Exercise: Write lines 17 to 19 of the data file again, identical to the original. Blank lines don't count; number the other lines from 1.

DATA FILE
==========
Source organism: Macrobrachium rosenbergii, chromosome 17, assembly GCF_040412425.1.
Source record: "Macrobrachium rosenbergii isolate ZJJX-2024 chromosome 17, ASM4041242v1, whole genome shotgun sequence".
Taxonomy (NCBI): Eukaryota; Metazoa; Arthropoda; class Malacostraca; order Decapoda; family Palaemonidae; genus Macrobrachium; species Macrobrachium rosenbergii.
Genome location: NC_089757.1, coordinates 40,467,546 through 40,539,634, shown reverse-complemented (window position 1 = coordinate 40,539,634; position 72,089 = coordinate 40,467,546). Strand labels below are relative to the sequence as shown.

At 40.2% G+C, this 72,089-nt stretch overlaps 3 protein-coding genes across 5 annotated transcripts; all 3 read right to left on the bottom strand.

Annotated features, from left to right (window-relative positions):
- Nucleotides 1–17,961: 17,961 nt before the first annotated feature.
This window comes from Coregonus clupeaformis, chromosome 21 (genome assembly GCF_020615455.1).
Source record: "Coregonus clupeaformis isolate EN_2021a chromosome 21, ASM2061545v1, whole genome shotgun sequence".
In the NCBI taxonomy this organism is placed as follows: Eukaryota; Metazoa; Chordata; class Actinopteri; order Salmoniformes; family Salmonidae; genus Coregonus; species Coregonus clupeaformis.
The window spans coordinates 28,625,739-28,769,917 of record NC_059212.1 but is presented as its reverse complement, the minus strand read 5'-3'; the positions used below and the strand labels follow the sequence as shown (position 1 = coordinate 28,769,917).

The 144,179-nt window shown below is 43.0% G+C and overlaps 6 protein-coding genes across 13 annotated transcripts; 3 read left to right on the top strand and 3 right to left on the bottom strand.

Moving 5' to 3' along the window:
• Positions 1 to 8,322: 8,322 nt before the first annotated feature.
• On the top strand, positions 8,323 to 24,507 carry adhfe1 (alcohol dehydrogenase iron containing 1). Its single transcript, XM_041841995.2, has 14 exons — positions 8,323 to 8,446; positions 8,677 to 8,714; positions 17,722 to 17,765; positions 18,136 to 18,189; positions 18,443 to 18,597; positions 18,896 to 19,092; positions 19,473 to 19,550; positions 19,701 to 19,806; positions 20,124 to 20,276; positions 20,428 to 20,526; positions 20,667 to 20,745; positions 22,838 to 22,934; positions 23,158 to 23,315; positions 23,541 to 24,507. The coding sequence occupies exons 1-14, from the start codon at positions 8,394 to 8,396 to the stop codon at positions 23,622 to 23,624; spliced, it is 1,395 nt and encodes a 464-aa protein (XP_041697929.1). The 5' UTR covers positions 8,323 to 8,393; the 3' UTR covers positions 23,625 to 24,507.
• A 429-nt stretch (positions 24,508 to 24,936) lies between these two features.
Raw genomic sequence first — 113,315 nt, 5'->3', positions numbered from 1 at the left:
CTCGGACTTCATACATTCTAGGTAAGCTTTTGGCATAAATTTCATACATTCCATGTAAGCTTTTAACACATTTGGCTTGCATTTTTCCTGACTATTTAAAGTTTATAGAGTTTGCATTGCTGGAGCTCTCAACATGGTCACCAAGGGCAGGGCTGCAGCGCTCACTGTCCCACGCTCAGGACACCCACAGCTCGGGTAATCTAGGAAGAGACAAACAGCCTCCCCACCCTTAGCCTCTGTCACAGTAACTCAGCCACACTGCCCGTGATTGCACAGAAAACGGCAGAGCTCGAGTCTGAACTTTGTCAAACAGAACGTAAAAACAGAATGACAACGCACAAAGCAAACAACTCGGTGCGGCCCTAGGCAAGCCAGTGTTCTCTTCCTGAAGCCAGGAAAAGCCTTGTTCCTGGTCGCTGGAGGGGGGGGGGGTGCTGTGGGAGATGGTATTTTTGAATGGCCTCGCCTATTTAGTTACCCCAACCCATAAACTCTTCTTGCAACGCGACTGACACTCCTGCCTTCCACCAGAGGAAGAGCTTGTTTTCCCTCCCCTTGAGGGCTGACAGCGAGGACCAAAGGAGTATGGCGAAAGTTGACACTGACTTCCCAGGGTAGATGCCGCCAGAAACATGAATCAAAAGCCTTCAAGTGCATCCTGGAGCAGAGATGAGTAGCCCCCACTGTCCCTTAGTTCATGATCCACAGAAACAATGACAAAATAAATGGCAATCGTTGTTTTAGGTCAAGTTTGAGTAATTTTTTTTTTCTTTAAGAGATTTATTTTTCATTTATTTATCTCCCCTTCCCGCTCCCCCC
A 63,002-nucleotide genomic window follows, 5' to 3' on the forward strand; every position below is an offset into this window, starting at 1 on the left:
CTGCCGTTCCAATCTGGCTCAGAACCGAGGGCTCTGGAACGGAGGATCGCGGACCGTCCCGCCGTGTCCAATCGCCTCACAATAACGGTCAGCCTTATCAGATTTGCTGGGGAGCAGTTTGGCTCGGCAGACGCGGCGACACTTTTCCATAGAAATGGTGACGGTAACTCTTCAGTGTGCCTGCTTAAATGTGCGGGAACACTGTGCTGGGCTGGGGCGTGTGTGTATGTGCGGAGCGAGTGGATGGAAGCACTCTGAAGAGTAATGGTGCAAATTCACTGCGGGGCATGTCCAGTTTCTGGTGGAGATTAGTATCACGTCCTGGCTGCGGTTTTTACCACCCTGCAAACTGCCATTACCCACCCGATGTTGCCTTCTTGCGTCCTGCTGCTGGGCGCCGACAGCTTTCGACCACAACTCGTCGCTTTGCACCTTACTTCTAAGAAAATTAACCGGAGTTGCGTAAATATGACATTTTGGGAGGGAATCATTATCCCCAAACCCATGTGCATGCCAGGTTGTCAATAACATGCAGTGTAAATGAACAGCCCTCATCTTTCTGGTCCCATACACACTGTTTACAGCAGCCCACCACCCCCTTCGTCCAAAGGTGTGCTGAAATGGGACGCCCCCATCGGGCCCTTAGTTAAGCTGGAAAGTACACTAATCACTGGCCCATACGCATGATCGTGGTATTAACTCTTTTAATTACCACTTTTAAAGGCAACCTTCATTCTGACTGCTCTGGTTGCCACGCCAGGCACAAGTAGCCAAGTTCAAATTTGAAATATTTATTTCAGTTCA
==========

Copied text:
Raw genomic sequence first — 113,315 nt, 5'->3', positions numbered from 1 at the left:
CTCGGACTTCATACATTCTAGGTAAGCTTTTGGCATAAATTTCATACATTCCATGTAAGCTTTTAACACATTTGGCTTGCATTTTTCCTGACTATTTAAAGTTTATAGAGTTTGCATTGCTGGAGCTCTCAACATGGTCACCAAGGGCAGGGCTGCAGCGCTCACTGTCCCACGCTCAGGACACCCACAGCTCGGGTAATCTAGGAAGAGACAAACAGCCTCCCCACCCTTAGCCTCTGTCACAGTAACTCAGCCACACTGCCCGTGATTGCACAGAAAACGGCAGAGCTCGAGTCTGAACTTTGTCAAACAGAACGTAAAAACAGAATGACAACGCACAAAGCAAACAACTCGGTGCGGCCCTAGGCAAGCCAGTGTTCTCTTCCTGAAGCCAGGAAAAGCCTTGTTCCTGGTCGCTGGAGGGGGGGGGGGTGCTGTGGGAGATGGTATTTTTGAATGGCCTCGCCTATTTAGTTACCCCAACCCATAAACTCTTCTTGCAACGCGACTGACACTCCTGCCTTCCACCAGAGGAAGAGCTTGTTTTCCCTCCCCTTGAGGGCTGACAGCGAGGACCAAAGGAGTATGGCGAAAGTTGACACTGACTTCCCAGGGTAGATGCCGCCAGAAACATGAATCAAAAGCCTTCAAGTGCATCCTGGAGCAGAGATGAGTAGCCCCCACTGTCCCTTAGTTCATGATCCACAGAAACAATGACAAAATAAATGGCAATCGTTGTTTTAGGTCAAGTTTGAGTAATTTTTTTTTTCTTTAAGAGATTTATTTTTCATTTATTTATCTCCCCTTCCCGCTCCCCCC
A 63,002-nucleotide genomic window follows, 5' to 3' on the forward strand; every position below is an offset into this window, starting at 1 on the left: